David Autor, David Cho, Leland D. Crane, Mita Goldar, Byron Lutz, Joshua Montes, William B. Peterman, David Ratner, Daniel Villar, and Ahu Yildirmaz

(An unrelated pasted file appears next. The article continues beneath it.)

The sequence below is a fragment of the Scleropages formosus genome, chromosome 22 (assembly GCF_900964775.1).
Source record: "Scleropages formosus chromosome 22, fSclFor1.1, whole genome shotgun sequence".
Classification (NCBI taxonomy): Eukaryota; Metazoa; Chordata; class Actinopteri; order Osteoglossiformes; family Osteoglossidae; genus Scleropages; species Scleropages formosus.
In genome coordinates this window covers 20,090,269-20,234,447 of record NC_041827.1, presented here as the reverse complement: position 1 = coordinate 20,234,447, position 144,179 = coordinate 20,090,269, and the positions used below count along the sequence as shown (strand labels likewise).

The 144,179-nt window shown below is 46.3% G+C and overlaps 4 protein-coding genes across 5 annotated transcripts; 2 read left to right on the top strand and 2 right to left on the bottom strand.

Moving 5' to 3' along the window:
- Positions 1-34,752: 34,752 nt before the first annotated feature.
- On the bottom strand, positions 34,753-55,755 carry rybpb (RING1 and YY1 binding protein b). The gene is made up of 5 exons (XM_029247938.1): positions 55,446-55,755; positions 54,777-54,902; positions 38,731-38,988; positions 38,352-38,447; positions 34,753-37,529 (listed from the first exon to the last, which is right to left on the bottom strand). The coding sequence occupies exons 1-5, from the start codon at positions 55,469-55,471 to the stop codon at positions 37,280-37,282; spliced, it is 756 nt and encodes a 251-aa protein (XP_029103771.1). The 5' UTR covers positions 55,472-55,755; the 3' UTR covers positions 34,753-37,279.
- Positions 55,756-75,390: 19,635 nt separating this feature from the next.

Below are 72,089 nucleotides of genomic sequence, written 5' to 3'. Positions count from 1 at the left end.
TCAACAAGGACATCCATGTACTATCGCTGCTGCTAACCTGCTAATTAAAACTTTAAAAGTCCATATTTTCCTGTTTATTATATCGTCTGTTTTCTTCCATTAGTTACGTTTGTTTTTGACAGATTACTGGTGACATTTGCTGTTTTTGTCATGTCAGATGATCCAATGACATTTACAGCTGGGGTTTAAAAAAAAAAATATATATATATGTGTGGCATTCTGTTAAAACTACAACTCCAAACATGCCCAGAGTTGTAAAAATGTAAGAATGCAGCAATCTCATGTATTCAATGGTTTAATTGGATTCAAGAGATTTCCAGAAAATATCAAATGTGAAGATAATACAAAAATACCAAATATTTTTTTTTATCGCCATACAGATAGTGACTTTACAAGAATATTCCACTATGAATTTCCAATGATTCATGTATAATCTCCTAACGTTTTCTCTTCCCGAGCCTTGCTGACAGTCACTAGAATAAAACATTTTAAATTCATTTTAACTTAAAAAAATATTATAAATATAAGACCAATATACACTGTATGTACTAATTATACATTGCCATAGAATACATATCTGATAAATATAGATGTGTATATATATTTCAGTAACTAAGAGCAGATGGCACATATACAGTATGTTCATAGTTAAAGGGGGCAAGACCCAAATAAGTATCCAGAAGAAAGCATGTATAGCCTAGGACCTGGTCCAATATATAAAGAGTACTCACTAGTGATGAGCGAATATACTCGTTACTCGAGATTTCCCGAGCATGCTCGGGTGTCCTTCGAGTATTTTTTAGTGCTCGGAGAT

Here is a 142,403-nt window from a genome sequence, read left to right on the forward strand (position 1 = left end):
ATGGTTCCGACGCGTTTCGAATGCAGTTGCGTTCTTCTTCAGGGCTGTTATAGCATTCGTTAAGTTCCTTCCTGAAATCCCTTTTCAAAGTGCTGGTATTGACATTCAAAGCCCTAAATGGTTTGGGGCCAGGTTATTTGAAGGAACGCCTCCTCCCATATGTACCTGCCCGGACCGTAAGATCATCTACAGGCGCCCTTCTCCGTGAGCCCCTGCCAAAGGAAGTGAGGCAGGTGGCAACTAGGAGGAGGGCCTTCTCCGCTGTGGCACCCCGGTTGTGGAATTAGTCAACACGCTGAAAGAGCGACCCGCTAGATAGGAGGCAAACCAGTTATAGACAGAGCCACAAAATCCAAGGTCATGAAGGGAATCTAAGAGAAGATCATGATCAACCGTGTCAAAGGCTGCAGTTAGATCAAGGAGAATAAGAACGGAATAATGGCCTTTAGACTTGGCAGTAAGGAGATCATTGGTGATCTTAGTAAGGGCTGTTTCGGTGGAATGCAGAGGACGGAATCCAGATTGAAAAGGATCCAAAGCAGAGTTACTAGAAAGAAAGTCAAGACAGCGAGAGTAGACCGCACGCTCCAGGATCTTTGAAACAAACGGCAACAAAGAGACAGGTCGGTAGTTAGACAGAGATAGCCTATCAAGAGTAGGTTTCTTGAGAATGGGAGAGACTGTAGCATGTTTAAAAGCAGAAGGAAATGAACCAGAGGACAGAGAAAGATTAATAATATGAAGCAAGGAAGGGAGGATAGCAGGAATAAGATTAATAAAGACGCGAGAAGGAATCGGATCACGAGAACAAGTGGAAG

This paper explores who ultimately benefited from those $800 billion in Paycheck Protection Program loans: concretely, where did the money go and why did it go there? The paper provides an answer in three steps. First, the researchers consider how PPP funds flowed to three proximate sets of actors: workers who otherwise would have been laid off; creditors and suppliers of PPP-receiving businesses (for example, landlords, and utilities) who would otherwise not have received payments; and windfall transfers to PPP-recipient businesses (owners and shareholders) that would have maintained employment and met other financial obligations absent the PPP. Second, the research calculates how these recipients were distributed across the household income distribution. Finally, the authors compare this allocation of funds to the household incidence of the two other major federal pandemic transfer programs: unemployment assistance and direct household payments. The analysis combines lessons from existing research, including some of our own, and also presents new analysis using anonymized and aggregated payroll data from the private firm ADP, which processes payrolls for over 26 million individual workers in the United States per month.
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